First off, the looser the clothing the better!

Secondly, don't be scared to try protective shirts with sleeves, especially loose fitting, vented ones. I find these work very well and the lighter the color the better, when in direct sunlight.

Straw hats are way underrated in my opinion, they work very well. At the very least wear something with a wide brim, light colored, and vented, it doesn't have to be high dollar. If you can keep the sunlight from cooking your head, you have won half the battle in my experience.

I personally leave the boxers & such at home during the summer, I'm much cooler & more comfortable without any.

I also prefer to switch to a wool / synthetic blend sock during summer, I am currently using Wigwam Merino Comfort Hikers, a blend of 70% wool - 25% stretch nylon - 5% elastic. I find them more comfortable and cooler. I am using Cool Max wicking socks as well.

Also consider getting something like the 'Cool Downs Bandanna'.

http://www.dutchguard.com/cool-downz-cooling-bandana-p-per.html

They cost around $5.00 and work incredibly well. You just soak them in water for a few minutes and the polymer beads inside the bandanna retain water for hours and have a cooling effect. It is very important to keep your neck cooled off in high temperatures.

My basic approach is to dress in a way that provides as much ventilation & shade / protection from the sun as possible, while using a good sunscreen on any exposed skin, and a good pair of polarized sunglasses. I have found this to be the best approach, especially on multi-day trips.

Too many people treat hiking in hot weather, especially direct sunlight, like a trip to the beach, trying to go shirtless, hat-less, and slathering on sunscreen for protection. There is a big difference between 4 hours at the beach, and several days on the trail. Accidental sunburn out on the trail can make for a miserable and possibly dangerous trip.

One thing to watch out for are very thin, or loose knit shirts that stick to you when your sweaty, you can get a terrible sunburn right through the material without realizing it until it's too late.

Stay hydrated, replace those electrolytes, take frequent breaks. If you feel like you need to take a break in the shade, do so!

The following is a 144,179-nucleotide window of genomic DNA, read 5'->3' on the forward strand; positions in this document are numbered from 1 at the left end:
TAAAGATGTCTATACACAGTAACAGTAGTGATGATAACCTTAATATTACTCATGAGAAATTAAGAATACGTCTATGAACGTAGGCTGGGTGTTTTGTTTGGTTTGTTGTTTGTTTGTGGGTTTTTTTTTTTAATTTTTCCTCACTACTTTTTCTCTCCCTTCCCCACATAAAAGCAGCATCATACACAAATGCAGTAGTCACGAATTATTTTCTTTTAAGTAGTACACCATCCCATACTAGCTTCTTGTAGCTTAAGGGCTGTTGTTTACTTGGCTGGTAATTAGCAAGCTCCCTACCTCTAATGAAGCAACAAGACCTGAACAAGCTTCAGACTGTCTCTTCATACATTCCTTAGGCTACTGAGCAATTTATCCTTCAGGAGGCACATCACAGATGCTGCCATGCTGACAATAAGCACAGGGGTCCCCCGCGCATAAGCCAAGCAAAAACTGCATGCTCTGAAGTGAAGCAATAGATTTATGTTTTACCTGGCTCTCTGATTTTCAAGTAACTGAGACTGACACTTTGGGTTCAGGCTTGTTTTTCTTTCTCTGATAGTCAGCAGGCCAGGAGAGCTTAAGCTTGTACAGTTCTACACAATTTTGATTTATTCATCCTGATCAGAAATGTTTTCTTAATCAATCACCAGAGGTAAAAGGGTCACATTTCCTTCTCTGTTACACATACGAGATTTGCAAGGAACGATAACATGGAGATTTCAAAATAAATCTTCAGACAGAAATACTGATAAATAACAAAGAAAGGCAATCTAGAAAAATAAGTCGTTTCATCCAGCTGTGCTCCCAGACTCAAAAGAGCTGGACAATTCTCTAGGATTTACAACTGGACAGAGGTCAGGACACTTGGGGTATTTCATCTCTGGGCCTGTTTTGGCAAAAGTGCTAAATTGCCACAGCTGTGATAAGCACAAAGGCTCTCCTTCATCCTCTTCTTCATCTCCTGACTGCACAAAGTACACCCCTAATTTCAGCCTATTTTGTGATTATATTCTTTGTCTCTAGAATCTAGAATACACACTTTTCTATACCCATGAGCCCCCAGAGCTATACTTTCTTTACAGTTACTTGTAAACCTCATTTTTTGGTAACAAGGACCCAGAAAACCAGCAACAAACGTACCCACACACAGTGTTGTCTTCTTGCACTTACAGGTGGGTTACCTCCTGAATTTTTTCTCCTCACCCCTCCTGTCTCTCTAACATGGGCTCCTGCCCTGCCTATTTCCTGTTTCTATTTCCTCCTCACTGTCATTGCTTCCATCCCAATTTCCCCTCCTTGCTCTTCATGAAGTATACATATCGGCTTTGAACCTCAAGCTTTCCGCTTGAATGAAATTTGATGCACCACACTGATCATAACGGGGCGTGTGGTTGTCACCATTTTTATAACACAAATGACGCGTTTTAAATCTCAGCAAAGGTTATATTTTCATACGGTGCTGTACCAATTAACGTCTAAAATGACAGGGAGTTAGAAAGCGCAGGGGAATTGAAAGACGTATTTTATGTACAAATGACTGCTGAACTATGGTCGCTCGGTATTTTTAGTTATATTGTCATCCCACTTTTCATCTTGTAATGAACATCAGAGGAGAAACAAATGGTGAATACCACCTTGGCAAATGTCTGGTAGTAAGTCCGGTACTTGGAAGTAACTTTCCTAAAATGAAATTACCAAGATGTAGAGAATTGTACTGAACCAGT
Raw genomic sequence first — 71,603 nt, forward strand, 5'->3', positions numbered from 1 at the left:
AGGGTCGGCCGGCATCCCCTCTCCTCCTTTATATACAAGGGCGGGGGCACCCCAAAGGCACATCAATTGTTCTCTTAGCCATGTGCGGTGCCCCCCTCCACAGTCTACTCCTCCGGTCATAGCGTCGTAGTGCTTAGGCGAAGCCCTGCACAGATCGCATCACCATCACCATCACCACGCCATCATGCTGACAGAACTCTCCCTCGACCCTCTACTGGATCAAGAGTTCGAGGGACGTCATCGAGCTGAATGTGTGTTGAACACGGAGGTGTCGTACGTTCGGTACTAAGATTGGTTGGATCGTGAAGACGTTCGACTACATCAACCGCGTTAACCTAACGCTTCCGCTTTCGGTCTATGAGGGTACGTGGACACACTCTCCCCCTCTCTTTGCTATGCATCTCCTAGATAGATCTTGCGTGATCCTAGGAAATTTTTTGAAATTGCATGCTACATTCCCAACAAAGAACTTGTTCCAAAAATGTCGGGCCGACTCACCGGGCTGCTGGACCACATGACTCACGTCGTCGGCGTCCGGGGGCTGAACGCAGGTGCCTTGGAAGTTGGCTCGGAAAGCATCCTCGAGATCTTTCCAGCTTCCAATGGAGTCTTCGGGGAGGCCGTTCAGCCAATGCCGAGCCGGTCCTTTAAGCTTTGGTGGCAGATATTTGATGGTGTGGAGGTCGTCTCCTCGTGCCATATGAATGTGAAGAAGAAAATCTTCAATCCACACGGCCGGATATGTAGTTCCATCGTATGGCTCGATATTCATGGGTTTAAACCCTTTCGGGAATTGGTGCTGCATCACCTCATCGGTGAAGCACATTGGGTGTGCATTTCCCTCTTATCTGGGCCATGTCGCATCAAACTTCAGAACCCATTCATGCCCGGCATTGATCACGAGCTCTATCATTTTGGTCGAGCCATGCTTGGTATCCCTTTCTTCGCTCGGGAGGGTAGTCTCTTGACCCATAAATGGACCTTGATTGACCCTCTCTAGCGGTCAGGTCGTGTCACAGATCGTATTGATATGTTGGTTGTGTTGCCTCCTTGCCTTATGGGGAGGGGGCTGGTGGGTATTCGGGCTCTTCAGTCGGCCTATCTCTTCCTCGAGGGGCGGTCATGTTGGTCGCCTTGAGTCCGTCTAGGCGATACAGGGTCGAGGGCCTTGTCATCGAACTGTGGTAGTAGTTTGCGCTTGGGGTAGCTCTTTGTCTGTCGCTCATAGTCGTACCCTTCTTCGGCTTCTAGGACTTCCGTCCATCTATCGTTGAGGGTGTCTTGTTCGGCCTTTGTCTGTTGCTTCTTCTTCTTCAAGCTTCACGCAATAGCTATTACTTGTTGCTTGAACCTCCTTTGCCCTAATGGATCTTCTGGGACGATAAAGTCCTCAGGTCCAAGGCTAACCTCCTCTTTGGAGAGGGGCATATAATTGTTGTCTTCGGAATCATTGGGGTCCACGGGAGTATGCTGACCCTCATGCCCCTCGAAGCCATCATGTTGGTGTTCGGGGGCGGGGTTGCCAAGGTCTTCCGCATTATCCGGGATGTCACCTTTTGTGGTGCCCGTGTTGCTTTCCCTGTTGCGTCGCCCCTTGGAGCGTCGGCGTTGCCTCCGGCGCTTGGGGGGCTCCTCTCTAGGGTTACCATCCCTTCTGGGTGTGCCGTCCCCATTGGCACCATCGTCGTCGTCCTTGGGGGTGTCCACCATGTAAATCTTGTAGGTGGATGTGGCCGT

There's no shame in taking breaks, and playing it safe when the temps are in the 90's with 100% humidity. I personally handle winter weather much better than the high heat we have during summer, but I do pretty good if I dress right, and manage my fluids & nutrition.

One thing I do is carry fresh fruit when possible, I love Cantaloupe, Nectarines, Peaches, and Plums. I can eat fruit just fine even when my stomach does not want any solid food due to the heat.

Hope that helps. Stay cool!

9:53 a.m. on June 28, 2010 (EDT)
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I've been actually wearing a couple REI Sahara Shirts lately. (http://www.rei.com/product/794447). I picked them up at an REI garage sale for $10 piece so I thought WTH and they've worked out great (minus some Steve Irwin comments from my hiking friends lol). They're long sleeve but the sleeves button up. It's loose fitting and very airy and it dries very quickly (both sweat and rain). Also has some convenient pockets with Velcro. In the evening I pull the sleeves down when it gets buggy. I think the fabric has an SPF rating as well??

I've gone through several iterations of hats and I've actually found my golfing hat to be the most comfortable in the heat. It's a Dri-Fit hat so it dries quickly and its perforated so it doesn't hold in the heat. It seems to absorb stains a bit but I can live with that. (http://www.amazon.com/Nike-Golf-Dri-FIT-Perforated-GREEN/dp/B002PD9ALU)

Josh

10:30 a.m. on June 28, 2010 (EDT)
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Yeah....well Steve Irwin had a great deal of experience in the outdoors, so I would take the ribbing as an unintended compliment!